AD Research Needs You!
Anybody who has been either diagnosed with Alzheimer's disease (AD) or is caring for someone with it hopes that ongoing research will soon identify drugs or other treatments that make a difference. Currently, there are more than 100 drugs in clinical trials, with 28 of these being studied in phase III trials (often referred to as "learn and confirm," this phase compares the safety and effectiveness of a new drug against the current standard treatment). Still more drugs are awaiting Food and Drug Administration approval to enter human testing. That human testing is vital, because before any new drug can be used in clinical practice it must be rigorously tested in humans.
Unfortunately, recruitment is often the slowest aspect of clinical trials. It is not uncommon for the recruitment phase to last longer than the treatment phase, since screening for suitable participants is time-consuming--and sometimes recruitment goals are not met. But the people who do volunteer and make it through screening are contributing towards the advancement of science, and the care, treatment and wellbeing of others (both those with AD, as well as those who may develop it at some time in the future). Older adults who take part in AD research also may stand to gain personally because they get expert medical care at leading healthcare facilities during the trial, and may gain access to treatments that aren't yet available. For other diseases, such as heart failure, studies have suggested that even those older adults who take placebo during drug trials do better than older adults who don't take part. This may be due to the close monitoring that occurs for all participants in a clinical trial, which could identify treatable disease complications earlier, or because participation in a trial may increase a person's motivation to adhere to their medication regimens, or make lifestyle changes that improve their health.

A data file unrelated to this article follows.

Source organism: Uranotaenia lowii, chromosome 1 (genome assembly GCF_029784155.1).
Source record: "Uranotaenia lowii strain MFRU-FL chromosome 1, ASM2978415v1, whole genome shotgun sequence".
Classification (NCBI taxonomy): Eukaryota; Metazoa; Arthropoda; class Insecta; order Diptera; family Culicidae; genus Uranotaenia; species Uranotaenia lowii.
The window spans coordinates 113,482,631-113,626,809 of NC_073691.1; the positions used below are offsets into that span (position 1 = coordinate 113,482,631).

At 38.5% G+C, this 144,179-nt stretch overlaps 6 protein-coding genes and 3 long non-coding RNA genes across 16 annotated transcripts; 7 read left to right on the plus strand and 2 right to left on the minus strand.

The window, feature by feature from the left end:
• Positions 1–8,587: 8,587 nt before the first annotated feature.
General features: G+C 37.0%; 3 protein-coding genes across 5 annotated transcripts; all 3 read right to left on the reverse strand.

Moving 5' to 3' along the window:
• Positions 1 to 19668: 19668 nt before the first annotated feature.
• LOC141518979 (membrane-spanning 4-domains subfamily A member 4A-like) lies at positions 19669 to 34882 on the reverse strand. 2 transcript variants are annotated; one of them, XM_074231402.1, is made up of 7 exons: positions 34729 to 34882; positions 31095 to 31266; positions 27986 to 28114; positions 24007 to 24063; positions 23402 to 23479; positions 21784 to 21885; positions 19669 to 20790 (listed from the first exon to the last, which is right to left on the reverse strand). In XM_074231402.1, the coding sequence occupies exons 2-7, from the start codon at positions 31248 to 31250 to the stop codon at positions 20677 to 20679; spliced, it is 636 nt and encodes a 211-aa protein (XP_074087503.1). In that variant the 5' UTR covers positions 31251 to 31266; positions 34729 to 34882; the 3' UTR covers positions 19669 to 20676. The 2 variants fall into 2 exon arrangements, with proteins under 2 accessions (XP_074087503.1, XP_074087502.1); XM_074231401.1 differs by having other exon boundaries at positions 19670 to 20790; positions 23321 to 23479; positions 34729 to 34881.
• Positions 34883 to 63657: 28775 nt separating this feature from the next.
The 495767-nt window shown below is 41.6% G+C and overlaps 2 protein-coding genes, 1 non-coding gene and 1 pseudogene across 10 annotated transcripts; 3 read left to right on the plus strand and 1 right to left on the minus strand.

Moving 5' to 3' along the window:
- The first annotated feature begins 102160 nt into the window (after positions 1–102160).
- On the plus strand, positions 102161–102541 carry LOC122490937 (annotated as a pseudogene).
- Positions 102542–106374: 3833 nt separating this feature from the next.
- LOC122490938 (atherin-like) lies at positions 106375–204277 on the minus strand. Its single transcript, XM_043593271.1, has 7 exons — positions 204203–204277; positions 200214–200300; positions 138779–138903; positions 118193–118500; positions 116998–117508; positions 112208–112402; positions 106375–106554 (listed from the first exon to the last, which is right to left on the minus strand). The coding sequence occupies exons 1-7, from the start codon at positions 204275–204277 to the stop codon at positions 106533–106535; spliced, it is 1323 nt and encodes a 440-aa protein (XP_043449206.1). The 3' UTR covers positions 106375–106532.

Taking part in AD research can be time consuming--it will involve regularly meeting with the research team, who will carefully assess your memory, and whether you're having any side effects. It's also important to recognize that there won't necessarily be any personal benefits. If you're not experiencing any obvious memory problems, you have to ask yourself whether you actually want to know if you are showing early signs of cognitive decline, or are at particularly high risk for AD. This is a very personal issue, but it seems clear that trying to intervene in the disease process early is the most promising path we have for stopping or slowing down this disease.
As of September 2017, 54,073 volunteers were needed to complete all of the current AD prevention trials. I urge you to consider being one of these volunteers. The National Institute on Aging (NIA) website has information about clinical trials that are currently recruiting volunteers (visit http://bit.ly/lNd7wZ), and also offers a trial-matching service if you would like to register to be considered for any future AD trials.
By Rosanne M. Leipzig, MD, PhD
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|Title Annotation:||FROM THE EDITOR|
|Author:||Leipzig, Rosanne M.|
|Publication:||Focus on Healthy Aging|
|Date:||Feb 22, 2018|
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